Petra and her buried secrets

The Treasury. Photo by Edu Jarque

How times have changed!

Some decades ago, on my initial visit to Petra, Jordan, I distinctly remember I ambled through the siq — a mile-or-so-long narrow opening in between gorges and cliffs — trekking the rough dirt road without any difficulties. And as we approached our holy grail of the trip, our paced walk became faster and faster in cadence, until we gleaned a tiny crack within the path ahead — which led us to the breathtaking view of the stunning Treasury.

The Urn Tomb Photo by Bernard Gagnon CC BY-SA 3.0 DEED

Today, my travelling companions and I — all seniors, some more nimble than others, but everyone in high spirits — succumbed to the tempting offer of boarding a redesigned golf cart, in exchange for the once-upon-a-time attractive challenge of an adventurous hike. Though we now struggled with walking on uneven terrain, we were cheered by everyone on their way back — to believe them that it’s all worth it. But not when balance may be a problem, not to mention our wobbly knees.

The Palace Tomb Photo by Bernard Gagnon CC BY-SA 3.0 DEED

Circling back, it was a sight to behold, similar to how I felt — complete with goosebumps, almost in disbelief — when I first sighted other imposing landmarks around the world. I recall we were instructed to close our eyes, then were led through the bustling crowd. Upon orders to finally peek, in front of our eyes, as our jaws dropped, was the bittersweet Taj Mahal of Agra, India. Another was the Great Wall of China, which slowly greeted us with its immensity as we ascended on a platform.

The Tomb of the Nabataeans. Photo by Edu Jarque

It was the same astonishing feeling when I gazed at the Pyramids of Giza, Egypt, while I slowly sipped on my morning coffee on the veranda of The Sheraton in busy Cairo.

Street of Facades Photo by Maya-Anaïs Yataghène CC BY 2.0 DEED

To add to the sterling list — other astounding scenes comprised of the always-looming Christ the Redeemer statue in Rio de Janeiro in Brazil, being greeted by the Sydney Opera House in Australia as I drew the drapes of my hotel room window, or driving in darkness to finally be amazed by the Angkor Wat in Cambodia during sunrise. And let’s not forget our very own steep climb towards the mountains of Sagada and the terrifying chopper ride to showcase the grandeur of the Banaue Rice Terraces to two globally leading travel editors.

Street of Facades Photo by Maya-Anaïs Yataghène CC BY 2.0 DEED

Today, Petra belongs to this exclusive list of revered locales that have taken the breaths away of many a traveler. In fact, it has been designated as a UNESCO World Heritage Site and is now included as one of the New Seven Wonders of the World.

On board the golf cart. Photo by Edu Jarque

A three-hour drive from the capital Amman, Petra served as a link for camel caravans between the Mediterranean and Arabian seas, and connected Egypt, Syria and Greece together as part of the Spice Route.

Stragglers and survivors of The Siq trek. Photo by Edu Jarque

Through the centuries, this area has been covered up once again by sand and forgotten to the Western world — that is, until 1812. Swiss explorer Johann Ludwig Burckhardt, on his way to Cairo, heard rumors of the biblical tomb of Aaron, the brother of Moses. His search led him to the ancient Nabataean city we now know as Petra.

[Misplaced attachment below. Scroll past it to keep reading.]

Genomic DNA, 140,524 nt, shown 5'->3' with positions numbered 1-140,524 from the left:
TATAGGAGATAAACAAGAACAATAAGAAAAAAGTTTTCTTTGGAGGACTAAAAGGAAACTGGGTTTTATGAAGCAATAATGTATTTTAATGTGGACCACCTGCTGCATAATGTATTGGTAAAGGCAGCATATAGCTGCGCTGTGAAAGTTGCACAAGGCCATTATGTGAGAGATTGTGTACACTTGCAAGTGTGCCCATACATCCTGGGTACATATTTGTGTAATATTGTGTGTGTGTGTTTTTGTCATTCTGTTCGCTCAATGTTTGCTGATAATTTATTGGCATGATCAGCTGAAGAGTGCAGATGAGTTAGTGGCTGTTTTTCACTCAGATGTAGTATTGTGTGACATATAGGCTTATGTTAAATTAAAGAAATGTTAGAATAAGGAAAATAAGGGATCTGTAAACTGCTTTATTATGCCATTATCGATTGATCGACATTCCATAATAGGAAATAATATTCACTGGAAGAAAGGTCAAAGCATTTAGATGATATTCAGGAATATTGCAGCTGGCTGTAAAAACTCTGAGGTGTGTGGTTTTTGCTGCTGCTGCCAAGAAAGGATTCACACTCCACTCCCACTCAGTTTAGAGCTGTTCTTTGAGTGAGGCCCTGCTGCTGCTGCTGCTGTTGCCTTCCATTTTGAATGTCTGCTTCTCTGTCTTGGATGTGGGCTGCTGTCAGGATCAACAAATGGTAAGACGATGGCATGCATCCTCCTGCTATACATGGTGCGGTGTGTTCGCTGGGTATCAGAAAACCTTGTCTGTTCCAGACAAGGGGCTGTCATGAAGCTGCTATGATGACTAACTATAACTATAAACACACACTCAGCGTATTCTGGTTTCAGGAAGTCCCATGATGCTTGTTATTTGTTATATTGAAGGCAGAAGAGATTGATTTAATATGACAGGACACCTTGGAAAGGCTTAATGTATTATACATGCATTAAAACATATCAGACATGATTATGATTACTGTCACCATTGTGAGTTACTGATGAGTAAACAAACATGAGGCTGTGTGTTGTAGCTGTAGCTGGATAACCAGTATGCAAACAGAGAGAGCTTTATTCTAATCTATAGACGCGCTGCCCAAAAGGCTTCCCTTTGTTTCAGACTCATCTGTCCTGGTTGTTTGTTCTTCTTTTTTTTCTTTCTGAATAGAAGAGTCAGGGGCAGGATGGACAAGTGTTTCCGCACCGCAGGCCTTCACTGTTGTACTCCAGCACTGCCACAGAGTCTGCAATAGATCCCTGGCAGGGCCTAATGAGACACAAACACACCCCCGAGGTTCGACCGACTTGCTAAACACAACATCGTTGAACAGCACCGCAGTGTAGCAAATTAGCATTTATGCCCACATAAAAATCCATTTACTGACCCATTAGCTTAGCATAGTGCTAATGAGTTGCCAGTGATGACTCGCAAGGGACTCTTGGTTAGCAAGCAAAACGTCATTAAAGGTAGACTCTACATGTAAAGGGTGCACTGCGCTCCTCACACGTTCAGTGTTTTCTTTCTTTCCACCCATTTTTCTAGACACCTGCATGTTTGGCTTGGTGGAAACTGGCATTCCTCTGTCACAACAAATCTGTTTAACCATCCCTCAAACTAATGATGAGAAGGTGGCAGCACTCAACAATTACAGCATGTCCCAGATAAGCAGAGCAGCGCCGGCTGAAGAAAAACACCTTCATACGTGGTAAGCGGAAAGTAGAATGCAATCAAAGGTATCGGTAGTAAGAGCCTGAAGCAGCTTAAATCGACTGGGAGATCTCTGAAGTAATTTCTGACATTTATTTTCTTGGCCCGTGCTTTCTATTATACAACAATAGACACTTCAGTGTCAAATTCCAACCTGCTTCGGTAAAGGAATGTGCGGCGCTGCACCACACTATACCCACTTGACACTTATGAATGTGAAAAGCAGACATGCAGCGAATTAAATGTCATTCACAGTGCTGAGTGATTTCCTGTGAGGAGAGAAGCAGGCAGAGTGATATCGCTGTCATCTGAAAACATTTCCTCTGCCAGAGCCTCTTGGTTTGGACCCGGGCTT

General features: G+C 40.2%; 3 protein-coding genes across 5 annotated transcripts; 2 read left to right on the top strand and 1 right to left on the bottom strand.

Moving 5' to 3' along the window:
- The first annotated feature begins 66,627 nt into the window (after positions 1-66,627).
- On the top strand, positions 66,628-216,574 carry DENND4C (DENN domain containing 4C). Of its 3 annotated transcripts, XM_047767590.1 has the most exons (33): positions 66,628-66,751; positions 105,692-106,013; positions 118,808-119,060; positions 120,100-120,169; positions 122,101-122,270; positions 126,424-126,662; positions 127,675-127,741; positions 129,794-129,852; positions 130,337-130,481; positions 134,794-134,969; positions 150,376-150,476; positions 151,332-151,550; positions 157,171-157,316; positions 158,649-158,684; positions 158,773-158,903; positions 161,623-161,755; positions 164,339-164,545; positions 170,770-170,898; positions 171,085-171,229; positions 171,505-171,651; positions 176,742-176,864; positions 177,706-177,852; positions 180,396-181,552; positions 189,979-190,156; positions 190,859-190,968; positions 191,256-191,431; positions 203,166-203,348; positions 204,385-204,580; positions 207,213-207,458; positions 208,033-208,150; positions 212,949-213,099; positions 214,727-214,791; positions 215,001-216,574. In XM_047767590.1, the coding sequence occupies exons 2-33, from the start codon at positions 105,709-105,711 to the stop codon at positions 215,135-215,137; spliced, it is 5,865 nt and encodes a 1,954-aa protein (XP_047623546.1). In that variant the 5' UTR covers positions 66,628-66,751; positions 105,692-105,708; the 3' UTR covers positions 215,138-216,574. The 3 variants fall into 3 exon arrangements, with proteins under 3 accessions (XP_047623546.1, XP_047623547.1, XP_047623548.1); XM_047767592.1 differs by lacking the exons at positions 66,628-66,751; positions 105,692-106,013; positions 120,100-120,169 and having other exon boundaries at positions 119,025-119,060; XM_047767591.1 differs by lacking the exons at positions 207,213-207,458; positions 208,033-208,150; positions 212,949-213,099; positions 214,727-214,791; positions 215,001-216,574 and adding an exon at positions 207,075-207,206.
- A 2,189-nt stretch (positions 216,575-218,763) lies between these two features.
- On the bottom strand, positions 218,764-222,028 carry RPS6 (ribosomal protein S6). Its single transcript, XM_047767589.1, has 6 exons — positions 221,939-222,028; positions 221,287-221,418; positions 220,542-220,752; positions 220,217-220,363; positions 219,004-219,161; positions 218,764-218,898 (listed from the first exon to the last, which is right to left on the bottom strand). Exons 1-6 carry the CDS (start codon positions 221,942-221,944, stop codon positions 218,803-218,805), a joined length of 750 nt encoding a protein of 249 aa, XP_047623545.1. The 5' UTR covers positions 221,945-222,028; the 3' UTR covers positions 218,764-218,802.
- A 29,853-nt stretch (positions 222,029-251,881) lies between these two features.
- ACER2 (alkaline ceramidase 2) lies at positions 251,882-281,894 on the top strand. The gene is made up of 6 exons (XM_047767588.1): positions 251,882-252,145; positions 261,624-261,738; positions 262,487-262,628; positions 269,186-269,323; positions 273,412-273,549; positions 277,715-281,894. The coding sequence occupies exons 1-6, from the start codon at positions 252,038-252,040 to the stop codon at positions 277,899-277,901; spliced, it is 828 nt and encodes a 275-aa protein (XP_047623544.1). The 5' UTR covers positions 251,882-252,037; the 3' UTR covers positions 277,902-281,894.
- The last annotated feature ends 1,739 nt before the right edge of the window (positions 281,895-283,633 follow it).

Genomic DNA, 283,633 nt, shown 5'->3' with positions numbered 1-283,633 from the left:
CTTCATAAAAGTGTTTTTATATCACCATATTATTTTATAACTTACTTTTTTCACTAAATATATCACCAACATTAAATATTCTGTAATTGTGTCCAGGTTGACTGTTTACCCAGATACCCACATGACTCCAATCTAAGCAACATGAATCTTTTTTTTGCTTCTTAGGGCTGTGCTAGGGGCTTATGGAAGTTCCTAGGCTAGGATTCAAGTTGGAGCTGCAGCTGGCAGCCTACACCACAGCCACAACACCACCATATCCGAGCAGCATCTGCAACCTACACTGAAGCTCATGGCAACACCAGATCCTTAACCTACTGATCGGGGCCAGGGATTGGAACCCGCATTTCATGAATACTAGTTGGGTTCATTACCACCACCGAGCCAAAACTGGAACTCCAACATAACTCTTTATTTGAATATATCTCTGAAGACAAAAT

However, archaeologists claim that less than half of the complex has been discovered — with new information and breakthroughs every now and then.

Called the Rose City, it is popular due to the color of sandstone, from which the entire zone was carved. Be warned that the hue changes due to the light of the sun. At noon, it is pinker, but in the afternoon heat, it turns redder.

Discover these five jewels tucked away in Petra:

The Gateway: The Siq

A natural geological fault, this pathway was reportedly created by tectonic forces of nature and was later shaped by the natural flow of water. It serves as the gate for Petra proper, its dim and narrow nature is ideal as shade from the blistering heat of the sun, all while providing space for the wind to blow inwards. Along its sides are underground chambers, which are believed to be guardhouses to protect the city from invaders. Try to spot two figures of merchants and their camels along the road!

The Treasury: The Al-Khazneh

The Treasury of the Pharaoh, the main attraction in the enchanting expanse, is expertly carved out of sandstone. Today, it is believed that this structure was built as a mausoleum for the Nabataean royalty.

We heard whispers that an Egyptian Pharaoh and his armies, who escaped the closing of the Red Sea, created this facade so they could rest and hide their treasures — as they continued their search for Moses and the Hebrews, freed from slavery, on their way to the Promised Land.

The Caves: Street of Facades

Just a stone’s throw away from The Treasury, this opens up to the Street of Facades. We laid our eyes on houses and tombs built into sandstone mountains cave-style, which experts believe were the final resting places of distinguished persons of honor.

The Crypts: The Royal Tombs

Another eerie yet majestic terminus was the Royal Tombs. We soon found out this was a series of carved vaults, which had Nabataean nobility. Originally made for King Malichus II, who supported Roman Emperor Titus crush a rebellion in 66AD, it was converted into a church after 400 years. However, in time, it was then turned into tombs.

The Trade: Bedouin Shops

Nearby are a colony of traders, all in their own Bedouin tents, each with their specialties. We haggled for clothing, pottery and crafted items passed on from generation to generation as keepsakes of our travels.

There was even a booth where Bedouin tribesmen applied the iconic and historic Kohl eyeliner — an ancient eye makeup — to any willing participant.

Here are our five magical postcards. What’s yours?